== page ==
|Good (Metascore ≥ 61)||245 films|
|Mixed (40-60)||180 films|
|Bad (≤ 39)||86 films|
Most of 2014's very best films—the ones that met or surpassed the 90 mark—played in fewer than 600 theaters, qualifying them as limited releases. This group includes Mike Leigh's biopic about British painter J. M. W. Turner, Mr. Turner, the year's top foreign-language films in the form of Russian drama Leviathan, the Marion Cotillard-starring French drama Two Days, One Night, and Ida, about a Polish nun dealing with the repercussions of WWII, and energy-related documentaries Big Men (about corruption in Africa's oil industry) and The Overnighters (which looks at the local, personal effects of North Dakota's recent shale oil boom).
In fact, foreign-language films and documentaries make up much of our list of 2014's highest-scoring limited releases, much as they do every year. The most notable films not falling into those categories (and not already mentioned) are Damien Chazelle's charged Sundance hit Whiplash, which has been very active on the awards circuit and could be on the verge of major Oscar consideration, and The Babadook (assuming that you don't consider Australian to be a foreign language), the year's highest-scoring horror film.
Nearly 48% of 2014's limited releases received positive reviews from critics. That's better than 2013's success rate of 46%, putting a halt to four straight years of declines in that percentage (though still far below 2009's stellar 58% rate of positive reviews). The increase in the percentage of films with positive reviews is especially noteworthy given that more films are being released than ever before. We tracked 511 limited releases (with at least 7 reviews from critics) in 2014, which was up by nearly 40 compared to the year before, and represented a 90-film increase vs. 2012.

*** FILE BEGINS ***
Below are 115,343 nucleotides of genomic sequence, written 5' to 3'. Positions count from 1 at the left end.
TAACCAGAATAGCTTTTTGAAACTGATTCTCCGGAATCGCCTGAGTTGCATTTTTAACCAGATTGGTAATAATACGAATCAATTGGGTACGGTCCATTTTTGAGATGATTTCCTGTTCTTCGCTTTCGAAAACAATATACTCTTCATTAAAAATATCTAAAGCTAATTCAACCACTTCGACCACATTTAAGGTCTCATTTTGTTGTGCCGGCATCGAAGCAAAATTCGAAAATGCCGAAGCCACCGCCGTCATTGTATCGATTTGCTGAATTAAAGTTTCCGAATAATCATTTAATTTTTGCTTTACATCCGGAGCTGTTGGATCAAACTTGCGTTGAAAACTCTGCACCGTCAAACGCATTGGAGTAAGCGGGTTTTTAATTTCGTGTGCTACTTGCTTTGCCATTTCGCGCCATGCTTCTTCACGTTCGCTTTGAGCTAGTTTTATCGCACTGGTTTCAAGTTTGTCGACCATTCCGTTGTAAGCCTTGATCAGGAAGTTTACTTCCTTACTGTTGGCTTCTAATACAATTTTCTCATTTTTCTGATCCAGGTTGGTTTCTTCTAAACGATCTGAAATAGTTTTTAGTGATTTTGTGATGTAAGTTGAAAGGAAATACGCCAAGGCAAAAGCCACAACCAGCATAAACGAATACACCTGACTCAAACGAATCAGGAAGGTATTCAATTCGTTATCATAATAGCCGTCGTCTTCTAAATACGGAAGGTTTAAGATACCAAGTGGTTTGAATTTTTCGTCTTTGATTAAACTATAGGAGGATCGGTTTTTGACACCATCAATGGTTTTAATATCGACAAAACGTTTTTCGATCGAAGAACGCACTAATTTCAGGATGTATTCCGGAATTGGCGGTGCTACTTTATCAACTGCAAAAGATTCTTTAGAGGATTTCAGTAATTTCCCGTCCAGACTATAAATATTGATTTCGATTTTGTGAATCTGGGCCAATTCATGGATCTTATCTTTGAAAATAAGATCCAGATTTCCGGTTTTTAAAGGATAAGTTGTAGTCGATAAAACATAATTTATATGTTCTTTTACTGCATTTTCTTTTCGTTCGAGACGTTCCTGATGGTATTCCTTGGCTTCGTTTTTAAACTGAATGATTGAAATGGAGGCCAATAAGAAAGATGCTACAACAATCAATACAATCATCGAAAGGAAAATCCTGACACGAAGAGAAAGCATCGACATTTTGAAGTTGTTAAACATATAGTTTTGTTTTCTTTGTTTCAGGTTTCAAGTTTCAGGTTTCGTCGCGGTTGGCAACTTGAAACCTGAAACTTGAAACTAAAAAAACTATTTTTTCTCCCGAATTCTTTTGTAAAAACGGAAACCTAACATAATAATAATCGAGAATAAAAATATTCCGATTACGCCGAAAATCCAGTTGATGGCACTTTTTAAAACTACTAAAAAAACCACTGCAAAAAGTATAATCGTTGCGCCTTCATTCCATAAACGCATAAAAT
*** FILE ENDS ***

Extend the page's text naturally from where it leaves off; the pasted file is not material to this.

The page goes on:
|3||Two Days, One Night||Foreign/Drama||91||8.1|
|8||The Tale of The Princess Kaguya||Animation/Fantasy||89||8.3|
|10||Last Days in Vietnam||Documentary||88||7.8|
|13||We Are the Best!||Foreign/Drama||87||7.8|
|14||Night Will Fall||Documentary||87||n/a|
|19||Stand Clear of the Closing Doors||Drama||86||n/a|
|20||Manuscripts Don't Burn||Foreign/Drama||86||5.0|
|21||Ernest & Célestine||Foreign/Animation||86||7.1|
|22||Tales of the Grim Sleeper||Documentary||86||n/a|
|25||Watchers of the Sky||Documentary||85||n/a|
The past year's worst-reviewed movie, period, was Septic Man, a truly stinky (and not very scary) horror tale about a sewage worker who turns into a mutant. In something of a positive development, however, the truly awful directorial duo of Jason Friedberg and Aaron Seltzer, who usually stick to spoofs like Date Movie, had one of their "best" releases in the past eight years with their first non-spoof comedy Best Night Ever, which was somehow better than five other limited releases last year.
|3||Atlas Shrugged III: Who Is John Galt?||Drama||9||2.6|
|6||Best Night Ever||Comedy||17||5.7|
|8||Kirk Cameron's Saving Christmas||Comedy/Drama||18||1.5|
What are your favorites?
What are your selections for the best and worst movies of last year? Let us know in the comments section below. If you are looking for even more of 2014's best movies, be sure to check out our compilation of nearly 200 film critic top 10 lists as well as our 2014 Film Awards Scorecard.